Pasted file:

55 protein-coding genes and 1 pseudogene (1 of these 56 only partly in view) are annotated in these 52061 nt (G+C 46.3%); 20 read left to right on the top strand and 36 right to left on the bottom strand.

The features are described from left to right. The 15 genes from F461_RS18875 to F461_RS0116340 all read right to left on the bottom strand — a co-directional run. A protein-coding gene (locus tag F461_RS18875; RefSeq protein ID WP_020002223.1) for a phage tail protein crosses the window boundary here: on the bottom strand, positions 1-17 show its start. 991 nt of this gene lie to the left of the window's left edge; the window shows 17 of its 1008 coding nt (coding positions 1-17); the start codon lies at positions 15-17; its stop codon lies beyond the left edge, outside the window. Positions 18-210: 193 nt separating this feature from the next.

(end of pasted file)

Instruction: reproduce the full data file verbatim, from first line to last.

55 protein-coding genes and 1 pseudogene (1 of these 56 only partly in view) are annotated in these 52061 nt (G+C 46.3%); 20 read left to right on the top strand and 36 right to left on the bottom strand.

The features are described from left to right. The 15 genes from F461_RS18875 to F461_RS0116340 all read right to left on the bottom strand — a co-directional run. A protein-coding gene (locus tag F461_RS18875; RefSeq protein ID WP_020002223.1) for a phage tail protein crosses the window boundary here: on the bottom strand, positions 1-17 show its start. 991 nt of this gene lie to the left of the window's left edge; the window shows 17 of its 1008 coding nt (coding positions 1-17); the start codon lies at positions 15-17; its stop codon lies beyond the left edge, outside the window. Positions 18-210: 193 nt separating this feature from the next.